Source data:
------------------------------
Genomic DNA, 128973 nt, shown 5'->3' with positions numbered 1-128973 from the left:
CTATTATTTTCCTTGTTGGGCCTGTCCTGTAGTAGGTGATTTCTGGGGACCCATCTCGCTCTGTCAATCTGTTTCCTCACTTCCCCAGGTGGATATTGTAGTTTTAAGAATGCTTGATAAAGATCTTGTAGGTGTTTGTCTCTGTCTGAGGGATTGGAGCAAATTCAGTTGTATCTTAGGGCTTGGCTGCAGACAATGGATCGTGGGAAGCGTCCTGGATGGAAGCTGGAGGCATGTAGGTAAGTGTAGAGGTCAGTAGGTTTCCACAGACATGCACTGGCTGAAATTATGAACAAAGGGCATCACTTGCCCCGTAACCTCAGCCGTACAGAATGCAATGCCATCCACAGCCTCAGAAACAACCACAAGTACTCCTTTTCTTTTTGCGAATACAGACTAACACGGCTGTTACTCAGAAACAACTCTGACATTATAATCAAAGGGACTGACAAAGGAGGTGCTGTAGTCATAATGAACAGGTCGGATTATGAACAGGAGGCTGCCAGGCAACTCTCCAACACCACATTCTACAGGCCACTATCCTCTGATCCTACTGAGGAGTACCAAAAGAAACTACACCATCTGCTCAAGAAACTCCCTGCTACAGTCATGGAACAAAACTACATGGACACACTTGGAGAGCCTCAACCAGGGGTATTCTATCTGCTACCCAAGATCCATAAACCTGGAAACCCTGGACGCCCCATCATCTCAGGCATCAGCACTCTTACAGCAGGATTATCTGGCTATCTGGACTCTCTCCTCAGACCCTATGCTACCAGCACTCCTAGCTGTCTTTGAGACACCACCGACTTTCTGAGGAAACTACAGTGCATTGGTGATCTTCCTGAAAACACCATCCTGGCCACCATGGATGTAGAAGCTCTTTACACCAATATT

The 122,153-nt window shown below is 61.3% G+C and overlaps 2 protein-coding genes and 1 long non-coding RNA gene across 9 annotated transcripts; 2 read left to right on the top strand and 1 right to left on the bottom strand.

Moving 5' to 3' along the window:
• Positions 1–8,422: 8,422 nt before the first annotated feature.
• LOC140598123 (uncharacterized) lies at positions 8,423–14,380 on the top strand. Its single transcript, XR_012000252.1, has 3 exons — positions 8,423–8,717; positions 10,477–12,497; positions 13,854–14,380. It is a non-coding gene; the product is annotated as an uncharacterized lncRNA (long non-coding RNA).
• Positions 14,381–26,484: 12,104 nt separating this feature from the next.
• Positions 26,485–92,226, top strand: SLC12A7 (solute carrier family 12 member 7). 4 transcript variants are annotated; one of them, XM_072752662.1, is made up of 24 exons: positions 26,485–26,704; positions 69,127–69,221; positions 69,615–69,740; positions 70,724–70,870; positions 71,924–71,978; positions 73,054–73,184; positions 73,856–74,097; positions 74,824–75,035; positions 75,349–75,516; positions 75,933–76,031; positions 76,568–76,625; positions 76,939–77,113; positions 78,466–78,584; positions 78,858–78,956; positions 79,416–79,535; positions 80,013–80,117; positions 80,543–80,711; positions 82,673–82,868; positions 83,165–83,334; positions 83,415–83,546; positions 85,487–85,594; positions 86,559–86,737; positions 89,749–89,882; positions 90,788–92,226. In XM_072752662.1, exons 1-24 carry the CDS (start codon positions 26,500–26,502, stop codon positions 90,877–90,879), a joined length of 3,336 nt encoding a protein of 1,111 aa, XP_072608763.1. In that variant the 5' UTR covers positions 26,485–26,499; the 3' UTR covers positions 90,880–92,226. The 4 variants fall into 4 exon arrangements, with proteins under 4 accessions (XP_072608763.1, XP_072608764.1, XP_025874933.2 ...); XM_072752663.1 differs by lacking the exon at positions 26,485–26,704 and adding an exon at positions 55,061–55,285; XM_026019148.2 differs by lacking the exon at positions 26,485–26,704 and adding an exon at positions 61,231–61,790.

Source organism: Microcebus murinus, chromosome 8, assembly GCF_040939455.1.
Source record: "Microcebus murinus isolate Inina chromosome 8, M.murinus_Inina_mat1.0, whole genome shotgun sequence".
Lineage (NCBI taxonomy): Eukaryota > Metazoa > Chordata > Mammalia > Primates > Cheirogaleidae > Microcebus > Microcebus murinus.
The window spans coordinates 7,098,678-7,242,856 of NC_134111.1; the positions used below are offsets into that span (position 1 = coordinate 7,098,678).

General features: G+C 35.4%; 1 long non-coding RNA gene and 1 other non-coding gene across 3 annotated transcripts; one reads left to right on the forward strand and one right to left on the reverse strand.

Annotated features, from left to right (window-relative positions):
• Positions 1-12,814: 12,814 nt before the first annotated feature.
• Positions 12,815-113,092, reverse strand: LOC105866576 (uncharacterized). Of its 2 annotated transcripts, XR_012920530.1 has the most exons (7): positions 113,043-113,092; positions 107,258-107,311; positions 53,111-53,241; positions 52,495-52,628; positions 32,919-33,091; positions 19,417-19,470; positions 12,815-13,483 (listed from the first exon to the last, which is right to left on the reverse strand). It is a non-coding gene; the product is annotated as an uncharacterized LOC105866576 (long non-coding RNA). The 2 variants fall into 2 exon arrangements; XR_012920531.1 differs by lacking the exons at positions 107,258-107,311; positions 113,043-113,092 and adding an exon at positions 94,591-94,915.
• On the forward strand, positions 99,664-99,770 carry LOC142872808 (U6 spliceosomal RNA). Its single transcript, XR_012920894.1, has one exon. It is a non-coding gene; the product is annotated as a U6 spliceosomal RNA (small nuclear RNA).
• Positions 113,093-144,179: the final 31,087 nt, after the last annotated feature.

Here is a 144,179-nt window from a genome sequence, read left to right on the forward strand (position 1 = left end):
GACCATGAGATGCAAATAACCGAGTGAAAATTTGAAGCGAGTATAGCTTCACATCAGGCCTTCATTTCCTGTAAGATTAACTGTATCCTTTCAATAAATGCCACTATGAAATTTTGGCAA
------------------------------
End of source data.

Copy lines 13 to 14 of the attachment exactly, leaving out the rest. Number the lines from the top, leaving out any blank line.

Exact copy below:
General features: G+C 35.4%; 1 long non-coding RNA gene and 1 other non-coding gene across 3 annotated transcripts; one reads left to right on the forward strand and one right to left on the reverse strand.

Annotated features, from left to right (window-relative positions):